Jeb Bush quickly targeted Marco Rubio in a fight for control of the Republican Party's establishment wing in Wednesday night's third Republican presidential debate, as insurgent outsiders Donald Trump and Ben Carson defended the seriousness of their White House bids.
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Bush, the former Florida governor and son and brother of former presidents, was once seen as the top Republican contender. But he entered the debate in the midst of the most difficult stretch of his White House campaign. By attacking Rubio, a senator, for his spotty voting record on Capitol Hill, Bush signaled that he sees his fellow Floridian as the candidate most likely to block his political path.
"Marco, when you signed up for this, this was a 6-year term and you should be showing up for work," said Bush, who is struggling to right his campaign after being forced to slash spending in response to slower fundraising.
Rubio, who has had a close relationship with Bush, responded sharply: "Someone has convinced you that attacking me is going to help you."
Bush and Rubio clashed for control of the party's more mainstream wing in the debate, which comes some three months before the first votes are cast in the race, leaving much time for things to change.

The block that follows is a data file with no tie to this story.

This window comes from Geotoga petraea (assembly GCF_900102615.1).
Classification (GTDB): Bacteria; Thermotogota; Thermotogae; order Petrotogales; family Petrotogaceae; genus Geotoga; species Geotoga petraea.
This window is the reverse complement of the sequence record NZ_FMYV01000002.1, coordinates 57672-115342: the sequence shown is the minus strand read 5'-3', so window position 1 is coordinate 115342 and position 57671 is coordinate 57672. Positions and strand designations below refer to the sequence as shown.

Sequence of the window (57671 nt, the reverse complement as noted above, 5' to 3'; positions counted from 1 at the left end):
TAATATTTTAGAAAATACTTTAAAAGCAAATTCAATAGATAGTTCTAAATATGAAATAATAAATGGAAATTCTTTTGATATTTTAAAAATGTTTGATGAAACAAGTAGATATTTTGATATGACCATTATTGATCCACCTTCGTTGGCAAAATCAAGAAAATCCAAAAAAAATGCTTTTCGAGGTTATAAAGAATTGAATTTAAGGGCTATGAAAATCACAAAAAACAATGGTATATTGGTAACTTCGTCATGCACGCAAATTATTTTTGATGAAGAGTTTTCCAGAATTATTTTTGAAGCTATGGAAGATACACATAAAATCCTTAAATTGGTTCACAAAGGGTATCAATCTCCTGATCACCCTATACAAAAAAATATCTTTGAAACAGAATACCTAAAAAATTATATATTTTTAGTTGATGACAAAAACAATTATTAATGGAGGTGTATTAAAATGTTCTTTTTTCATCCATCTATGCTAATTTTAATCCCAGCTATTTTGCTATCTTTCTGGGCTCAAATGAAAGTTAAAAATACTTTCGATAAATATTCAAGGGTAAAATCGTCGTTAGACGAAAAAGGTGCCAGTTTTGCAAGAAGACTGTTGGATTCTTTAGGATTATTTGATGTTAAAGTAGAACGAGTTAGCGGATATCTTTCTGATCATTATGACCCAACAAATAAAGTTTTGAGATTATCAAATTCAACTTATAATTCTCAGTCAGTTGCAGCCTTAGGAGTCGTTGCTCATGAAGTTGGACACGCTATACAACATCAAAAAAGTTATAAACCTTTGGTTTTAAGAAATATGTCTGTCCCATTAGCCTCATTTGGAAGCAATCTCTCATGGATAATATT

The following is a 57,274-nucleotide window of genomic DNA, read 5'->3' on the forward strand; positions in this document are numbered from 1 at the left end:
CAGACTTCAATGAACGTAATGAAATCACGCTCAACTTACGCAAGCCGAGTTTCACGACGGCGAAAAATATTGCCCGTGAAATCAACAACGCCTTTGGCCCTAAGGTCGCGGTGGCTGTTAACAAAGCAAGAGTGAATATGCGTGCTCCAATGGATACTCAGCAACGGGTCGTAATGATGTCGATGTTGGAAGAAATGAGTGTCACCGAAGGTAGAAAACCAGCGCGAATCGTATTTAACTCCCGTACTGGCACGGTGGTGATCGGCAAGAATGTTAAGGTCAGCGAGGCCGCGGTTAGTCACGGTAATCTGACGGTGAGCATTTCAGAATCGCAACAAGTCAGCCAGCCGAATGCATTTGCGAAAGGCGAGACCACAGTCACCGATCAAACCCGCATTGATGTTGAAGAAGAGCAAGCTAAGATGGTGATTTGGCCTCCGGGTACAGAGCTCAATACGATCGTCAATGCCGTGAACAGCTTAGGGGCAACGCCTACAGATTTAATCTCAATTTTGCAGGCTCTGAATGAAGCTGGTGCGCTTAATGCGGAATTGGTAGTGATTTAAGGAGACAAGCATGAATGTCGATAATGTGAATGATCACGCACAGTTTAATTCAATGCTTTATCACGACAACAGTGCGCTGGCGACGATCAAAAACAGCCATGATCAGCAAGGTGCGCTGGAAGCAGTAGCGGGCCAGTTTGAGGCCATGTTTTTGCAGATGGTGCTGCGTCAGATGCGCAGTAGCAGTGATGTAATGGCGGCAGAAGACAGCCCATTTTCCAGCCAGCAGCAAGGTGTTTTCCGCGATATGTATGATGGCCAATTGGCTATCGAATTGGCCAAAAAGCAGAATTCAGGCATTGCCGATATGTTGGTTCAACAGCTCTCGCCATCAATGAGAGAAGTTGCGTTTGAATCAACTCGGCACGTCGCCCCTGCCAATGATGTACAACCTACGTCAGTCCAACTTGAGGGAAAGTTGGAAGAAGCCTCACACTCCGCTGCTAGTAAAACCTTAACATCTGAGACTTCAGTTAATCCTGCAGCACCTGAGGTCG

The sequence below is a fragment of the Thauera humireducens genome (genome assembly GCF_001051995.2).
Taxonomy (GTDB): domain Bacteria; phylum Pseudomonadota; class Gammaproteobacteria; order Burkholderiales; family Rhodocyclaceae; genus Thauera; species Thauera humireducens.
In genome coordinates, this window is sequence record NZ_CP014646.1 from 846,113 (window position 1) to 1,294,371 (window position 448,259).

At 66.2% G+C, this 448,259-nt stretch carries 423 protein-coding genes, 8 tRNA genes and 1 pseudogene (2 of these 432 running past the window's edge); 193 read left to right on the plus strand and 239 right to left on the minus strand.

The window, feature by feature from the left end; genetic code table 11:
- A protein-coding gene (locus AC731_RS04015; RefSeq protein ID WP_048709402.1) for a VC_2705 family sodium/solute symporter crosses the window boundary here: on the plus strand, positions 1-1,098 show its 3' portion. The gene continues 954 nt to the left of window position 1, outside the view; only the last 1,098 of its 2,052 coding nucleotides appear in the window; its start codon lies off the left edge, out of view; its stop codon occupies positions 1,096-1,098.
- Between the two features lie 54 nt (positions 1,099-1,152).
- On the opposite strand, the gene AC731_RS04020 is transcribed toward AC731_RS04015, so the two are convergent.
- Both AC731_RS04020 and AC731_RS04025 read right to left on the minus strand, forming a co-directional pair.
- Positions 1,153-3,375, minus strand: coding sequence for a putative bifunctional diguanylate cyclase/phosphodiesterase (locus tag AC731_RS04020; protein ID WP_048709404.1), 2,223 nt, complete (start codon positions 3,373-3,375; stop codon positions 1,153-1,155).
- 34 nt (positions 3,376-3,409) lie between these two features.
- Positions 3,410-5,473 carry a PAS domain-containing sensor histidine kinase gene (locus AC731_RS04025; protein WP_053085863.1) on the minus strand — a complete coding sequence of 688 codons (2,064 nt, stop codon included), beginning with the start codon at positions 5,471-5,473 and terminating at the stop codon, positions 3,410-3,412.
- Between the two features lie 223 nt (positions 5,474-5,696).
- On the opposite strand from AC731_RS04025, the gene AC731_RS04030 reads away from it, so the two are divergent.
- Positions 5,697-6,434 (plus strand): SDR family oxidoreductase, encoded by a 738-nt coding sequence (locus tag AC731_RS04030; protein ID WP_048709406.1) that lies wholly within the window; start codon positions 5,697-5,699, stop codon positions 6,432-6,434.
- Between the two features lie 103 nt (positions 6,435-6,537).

Trump, a brash billionaire businessman, dominated in the polls for months, but Carson has had the momentum lately and overtook Trump in polls in Iowa, where the first of the state-by-state contests will be held. Neither Trump nor Carson are career politicians but both have capitalized on anti-Washington, anti-establishment feeling among many conservatives.
Trump largely refrained from personal attacks on his rivals, which has been a signature of his campaign, even taking a light touch with Carson.
Trump bristled when asked by a debate moderator if his policy proposals, including building a wall along the U.S.-Mexico border and deporting everyone who is in the U.S. illegally, amounted to a "comic book" campaign.
"It's not a very nicely asked question, the way you ask it," Trump responded. Then he defended his proposals as reasonable.
Carson, a soft-spoken retired neurosurgeon, stuck to his low-key style and sought to explain his vague tax policy, which he has compared to tithing, in which families donate the same portion of their income to their church regardless of how much they make.
Carson said in an earlier debate that someone making $10 billion would pay $1 billion in taxes. Wednesday night he floated the idea of a 15 percent flat rate. Critics have questioned whether the government could still raise enough revenue under that type of flat tax system to pay for federal programs.
The Republican nominee will most likely face Hillary Rodham Clinton, former first lady and secretary of state. The overwhelming favorite for the Democratic nomination, her candidacy received a boost from a strong debate performance two weeks ago.
Ohio Gov. John Kasich and New Jersey Gov. Chris Christie are each seeking to break through with more mainstream Republican voters. Kasich in particular was aggressive from the start in bemoaning the unexpected strength of unorthodox candidates.
Also on stage were former Arkansas Gov. Mike Huckabee, Kentucky Sen. Rand Paul and former technology executive Carly Fiorina, the star of the second Republican debate. Fiorina, the former Hewlett Packard CEO, has struggled to capitalize on that strong performance and has faded toward the back of the pack.